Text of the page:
We made great progress on this until the fire alarm but we all got out safe and sound so I am expecting great things from Kathryn and Lawrence, Mike and John over the next 2 months.
As ever, I would welcome your comments and a spare pair of hands or brain is always a bonus. Come and get stuck in.
Monday, 19 November 2007
PL CNO (2007)7: National confidential study of deaths following meticillin-resistant staphylococcus aureus (MRSA) infection
PL CNO (2007)7: National confidential study of deaths following meticillin-resistant staphylococcus aureus (MRSA) infection
The information has been posted on the NKF website and can be accessed by this direct link.
Friday, 16 November 2007
I have recently been involved in an initiative, led by Kidney Research UK and the British Renal Society, and supported by The Big Lottery Fund, Baxter Healthcare UK, Wyeth UK, Astellas Pharma Inc and Genzyme UK. to create 2 DVD modules which provide exactly this information and advice.
‘Living with Kidney disease’ is a unique health awareness DVD project that aims to support anyone who has been told by their doctor that they have some level of kidney damage. Participants in the production of the DVD included BRS, Kidney Research UK, the Renal Association, the British Transplantation Society and the National Kidney Federation. Importantly, the content of the DVD has been driven by patients who themselves are suffering from CKD and who can provide a first hand view of their experiences.
The first module in this series is for those individuals who have been newly diagnosed with chronic kidney disease (CKD). This programme, presented by Dr Chris Steele from ITV’s This Morning, outlines what the kidneys do and the background to CKD. Most importantly, it covers what can be done in terms of both diet and lifestyle changes to prevent further damage to the kidneys and to reduce the associated risks of stroke and heart attack.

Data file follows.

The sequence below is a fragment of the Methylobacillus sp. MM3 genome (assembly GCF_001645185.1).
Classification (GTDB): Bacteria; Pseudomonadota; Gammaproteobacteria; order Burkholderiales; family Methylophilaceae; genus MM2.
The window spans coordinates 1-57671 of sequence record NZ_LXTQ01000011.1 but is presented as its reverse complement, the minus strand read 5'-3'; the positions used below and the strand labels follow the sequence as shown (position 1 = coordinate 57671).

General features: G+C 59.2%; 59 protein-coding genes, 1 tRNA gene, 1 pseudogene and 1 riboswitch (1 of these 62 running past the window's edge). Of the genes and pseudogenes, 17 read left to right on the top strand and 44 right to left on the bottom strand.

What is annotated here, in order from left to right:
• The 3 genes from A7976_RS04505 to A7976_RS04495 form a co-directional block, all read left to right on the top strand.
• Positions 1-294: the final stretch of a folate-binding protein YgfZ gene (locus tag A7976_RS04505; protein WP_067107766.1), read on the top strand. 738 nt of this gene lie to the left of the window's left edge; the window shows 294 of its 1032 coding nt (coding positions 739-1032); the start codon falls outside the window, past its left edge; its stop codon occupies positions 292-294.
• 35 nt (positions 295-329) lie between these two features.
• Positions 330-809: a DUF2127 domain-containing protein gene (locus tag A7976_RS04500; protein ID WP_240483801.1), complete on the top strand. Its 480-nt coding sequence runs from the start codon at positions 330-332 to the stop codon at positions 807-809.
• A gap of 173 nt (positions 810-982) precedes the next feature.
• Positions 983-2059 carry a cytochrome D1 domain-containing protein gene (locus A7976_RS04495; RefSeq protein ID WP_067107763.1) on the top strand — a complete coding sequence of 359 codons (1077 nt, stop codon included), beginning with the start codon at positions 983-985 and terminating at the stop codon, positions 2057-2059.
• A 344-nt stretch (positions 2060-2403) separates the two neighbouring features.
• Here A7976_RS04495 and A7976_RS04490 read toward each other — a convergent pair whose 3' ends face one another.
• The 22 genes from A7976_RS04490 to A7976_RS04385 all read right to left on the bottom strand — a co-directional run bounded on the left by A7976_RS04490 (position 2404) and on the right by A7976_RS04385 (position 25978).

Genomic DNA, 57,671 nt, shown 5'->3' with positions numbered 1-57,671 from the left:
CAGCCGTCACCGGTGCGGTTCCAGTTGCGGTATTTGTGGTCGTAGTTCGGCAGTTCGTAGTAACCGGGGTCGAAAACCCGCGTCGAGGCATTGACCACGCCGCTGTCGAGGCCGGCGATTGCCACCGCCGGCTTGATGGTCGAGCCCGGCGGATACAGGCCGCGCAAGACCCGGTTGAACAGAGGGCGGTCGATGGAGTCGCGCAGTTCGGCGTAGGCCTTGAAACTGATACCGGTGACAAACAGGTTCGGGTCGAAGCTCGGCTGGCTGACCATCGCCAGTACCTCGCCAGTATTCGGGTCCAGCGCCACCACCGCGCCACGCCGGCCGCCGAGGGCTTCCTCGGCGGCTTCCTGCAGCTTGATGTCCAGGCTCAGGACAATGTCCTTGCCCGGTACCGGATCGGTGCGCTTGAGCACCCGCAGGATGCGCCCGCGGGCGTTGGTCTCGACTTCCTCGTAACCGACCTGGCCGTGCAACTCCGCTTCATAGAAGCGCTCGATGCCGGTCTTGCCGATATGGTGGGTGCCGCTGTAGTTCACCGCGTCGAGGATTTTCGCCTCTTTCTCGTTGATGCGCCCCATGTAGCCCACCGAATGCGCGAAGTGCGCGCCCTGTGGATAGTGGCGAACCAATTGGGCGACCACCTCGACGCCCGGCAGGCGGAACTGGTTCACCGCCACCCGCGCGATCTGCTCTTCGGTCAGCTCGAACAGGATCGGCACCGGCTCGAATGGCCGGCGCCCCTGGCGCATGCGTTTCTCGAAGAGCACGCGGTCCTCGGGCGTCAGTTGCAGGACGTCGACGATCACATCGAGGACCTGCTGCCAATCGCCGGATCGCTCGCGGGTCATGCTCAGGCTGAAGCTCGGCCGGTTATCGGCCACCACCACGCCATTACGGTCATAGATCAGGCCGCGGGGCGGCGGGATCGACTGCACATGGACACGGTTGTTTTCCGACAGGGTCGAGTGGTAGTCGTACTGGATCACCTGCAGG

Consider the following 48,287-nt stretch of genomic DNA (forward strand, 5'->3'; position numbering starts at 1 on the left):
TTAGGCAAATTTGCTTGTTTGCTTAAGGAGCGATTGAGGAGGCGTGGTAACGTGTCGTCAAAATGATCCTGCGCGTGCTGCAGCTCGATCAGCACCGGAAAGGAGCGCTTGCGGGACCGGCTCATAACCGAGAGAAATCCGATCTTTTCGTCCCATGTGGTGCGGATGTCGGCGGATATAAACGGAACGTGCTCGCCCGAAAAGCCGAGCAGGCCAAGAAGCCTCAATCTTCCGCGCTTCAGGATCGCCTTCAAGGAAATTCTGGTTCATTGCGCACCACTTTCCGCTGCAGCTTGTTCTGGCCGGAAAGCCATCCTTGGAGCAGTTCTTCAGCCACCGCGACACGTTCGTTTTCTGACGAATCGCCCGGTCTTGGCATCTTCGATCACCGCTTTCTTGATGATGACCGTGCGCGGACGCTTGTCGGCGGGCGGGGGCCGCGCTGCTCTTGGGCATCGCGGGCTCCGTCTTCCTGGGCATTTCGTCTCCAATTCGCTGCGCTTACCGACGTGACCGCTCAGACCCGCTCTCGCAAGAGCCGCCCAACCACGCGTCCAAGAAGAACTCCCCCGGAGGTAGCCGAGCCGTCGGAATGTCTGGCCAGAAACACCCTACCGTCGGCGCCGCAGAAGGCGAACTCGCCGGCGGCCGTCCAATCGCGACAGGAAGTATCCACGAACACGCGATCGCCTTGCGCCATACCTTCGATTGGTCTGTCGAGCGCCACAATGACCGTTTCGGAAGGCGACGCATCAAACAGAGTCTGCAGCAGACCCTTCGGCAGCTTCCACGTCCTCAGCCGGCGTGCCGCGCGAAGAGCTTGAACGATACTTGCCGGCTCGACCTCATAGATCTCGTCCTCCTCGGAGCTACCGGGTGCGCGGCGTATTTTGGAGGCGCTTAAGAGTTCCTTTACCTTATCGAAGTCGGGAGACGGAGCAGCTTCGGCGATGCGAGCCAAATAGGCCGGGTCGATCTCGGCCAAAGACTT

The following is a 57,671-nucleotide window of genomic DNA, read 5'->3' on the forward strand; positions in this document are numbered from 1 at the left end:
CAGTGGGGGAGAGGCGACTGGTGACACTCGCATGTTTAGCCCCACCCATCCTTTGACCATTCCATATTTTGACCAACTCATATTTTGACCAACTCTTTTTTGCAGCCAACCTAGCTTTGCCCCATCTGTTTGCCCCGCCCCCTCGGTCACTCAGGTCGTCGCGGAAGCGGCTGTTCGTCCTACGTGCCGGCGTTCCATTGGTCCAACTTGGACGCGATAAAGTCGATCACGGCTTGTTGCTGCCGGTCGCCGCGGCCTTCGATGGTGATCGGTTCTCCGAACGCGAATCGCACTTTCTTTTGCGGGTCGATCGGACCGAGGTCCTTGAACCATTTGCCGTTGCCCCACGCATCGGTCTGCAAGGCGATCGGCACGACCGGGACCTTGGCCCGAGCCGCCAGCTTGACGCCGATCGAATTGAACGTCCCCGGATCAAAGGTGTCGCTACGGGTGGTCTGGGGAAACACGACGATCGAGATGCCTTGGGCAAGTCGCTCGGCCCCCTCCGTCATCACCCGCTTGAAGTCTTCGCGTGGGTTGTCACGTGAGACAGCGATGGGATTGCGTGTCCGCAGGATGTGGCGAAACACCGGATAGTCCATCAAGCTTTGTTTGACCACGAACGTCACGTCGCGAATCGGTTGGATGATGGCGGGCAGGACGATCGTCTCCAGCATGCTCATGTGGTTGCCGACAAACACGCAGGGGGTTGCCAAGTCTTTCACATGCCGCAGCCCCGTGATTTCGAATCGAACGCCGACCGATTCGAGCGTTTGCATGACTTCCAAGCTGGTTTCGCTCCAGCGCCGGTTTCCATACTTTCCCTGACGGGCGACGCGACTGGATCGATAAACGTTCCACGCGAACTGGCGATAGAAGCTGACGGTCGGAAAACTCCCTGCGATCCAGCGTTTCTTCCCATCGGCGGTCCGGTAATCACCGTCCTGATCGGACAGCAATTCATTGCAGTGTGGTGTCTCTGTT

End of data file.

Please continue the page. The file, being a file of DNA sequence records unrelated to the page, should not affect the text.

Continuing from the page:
This module was launched on World Kidney Day earlier this year which, as well as aiming to raise renal care further up the political agenda, also reached out to communities in a bid to highlight the disease to specific high-risk groups including South Asians, Black African Caribbeans, people with diabetes, people with hypertension, obese individuals, smokers, and those with a history of vascular or kidney disease.
The second DVD, presented by Fiona Loud (Chair of the Kidney Alliance and someone with kidney disease) offers further practical advice and is aimed particularly at those individuals with more advanced kidney disease, or those who are just about to start dialysis. This DVD, which was recently launched at the National Kidney Federation Conference, discusses topics such as treatment choice - something which has to fit both the patient’s medical needs and lifestyle, transplantation options and practicalities such as employment and financial issues.
The advent of widespread eGFR reporting means that in the next couple of years large numbers of people will learn for the first time that they have CKD. This DVD will be a valuable resource to help patients (and clinicians advising patients) through this difficult period. The focus of the DVD is the lengthening and improving the quality of life of people with CKD; it covers diet and lifestyle advice, as well as accurate, honest and encouraging information on monitoring disease and health.
These DVDs are unique in that the material contained in them has been written by patients and is presented in a simple and positive way. Additionally, there are options to view the DVDs with subtitles in English and audio in English, Bengali, Gujarati, Urdu and Punjabi.
Have a look here to see what it looks like. Individual copies of the DVDs can be ordered on line at www.kidneyresearchuk.org/dvdproject. For bulk orders contact Kidney Research UK.
This project was supported by Baxter Healthcare UK, Wyeth UK, Astellas Pharma Inc., Genzyme UK and a grant from the Big Lottery Fund.
Those headline results of course hide the local picture. Some units have achieved and maintained dramatic reductions, a few units never had a problem and worryingly, despite ostensibly good efforts, several units show a deteriorating picture. The numbers are so small that statistical comparison is inappropriate but the patients affect and our CEO colleagues will have noticed!!